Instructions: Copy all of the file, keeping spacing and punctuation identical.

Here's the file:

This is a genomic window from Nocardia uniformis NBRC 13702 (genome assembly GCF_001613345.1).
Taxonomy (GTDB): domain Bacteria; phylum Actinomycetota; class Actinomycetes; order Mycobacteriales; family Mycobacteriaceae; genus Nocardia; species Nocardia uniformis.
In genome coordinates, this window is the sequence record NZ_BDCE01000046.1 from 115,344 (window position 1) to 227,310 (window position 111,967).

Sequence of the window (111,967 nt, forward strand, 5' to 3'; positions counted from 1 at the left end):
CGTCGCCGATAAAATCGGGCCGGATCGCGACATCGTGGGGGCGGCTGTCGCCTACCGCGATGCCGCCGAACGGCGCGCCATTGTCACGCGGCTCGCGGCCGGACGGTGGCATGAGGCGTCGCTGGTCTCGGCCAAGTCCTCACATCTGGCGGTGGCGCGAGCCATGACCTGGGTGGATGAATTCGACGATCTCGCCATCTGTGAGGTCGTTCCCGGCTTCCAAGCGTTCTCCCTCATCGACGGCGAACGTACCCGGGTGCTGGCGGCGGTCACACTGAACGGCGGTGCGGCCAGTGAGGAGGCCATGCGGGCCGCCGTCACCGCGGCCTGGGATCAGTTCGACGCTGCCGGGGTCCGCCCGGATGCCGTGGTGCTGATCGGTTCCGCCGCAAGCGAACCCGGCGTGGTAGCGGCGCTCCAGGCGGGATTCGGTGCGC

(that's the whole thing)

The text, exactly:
This is a genomic window from Nocardia uniformis NBRC 13702 (genome assembly GCF_001613345.1).
Taxonomy (GTDB): domain Bacteria; phylum Actinomycetota; class Actinomycetes; order Mycobacteriales; family Mycobacteriaceae; genus Nocardia; species Nocardia uniformis.
In genome coordinates, this window is the sequence record NZ_BDCE01000046.1 from 115,344 (window position 1) to 227,310 (window position 111,967).

Sequence of the window (111,967 nt, forward strand, 5' to 3'; positions counted from 1 at the left end):
CGTCGCCGATAAAATCGGGCCGGATCGCGACATCGTGGGGGCGGCTGTCGCCTACCGCGATGCCGCCGAACGGCGCGCCATTGTCACGCGGCTCGCGGCCGGACGGTGGCATGAGGCGTCGCTGGTCTCGGCCAAGTCCTCACATCTGGCGGTGGCGCGAGCCATGACCTGGGTGGATGAATTCGACGATCTCGCCATCTGTGAGGTCGTTCCCGGCTTCCAAGCGTTCTCCCTCATCGACGGCGAACGTACCCGGGTGCTGGCGGCGGTCACACTGAACGGCGGTGCGGCCAGTGAGGAGGCCATGCGGGCCGCCGTCACCGCGGCCTGGGATCAGTTCGACGCTGCCGGGGTCCGCCCGGATGCCGTGGTGCTGATCGGTTCCGCCGCAAGCGAACCCGGCGTGGTAGCGGCGCTCCAGGCGGGATTCGGTGCGC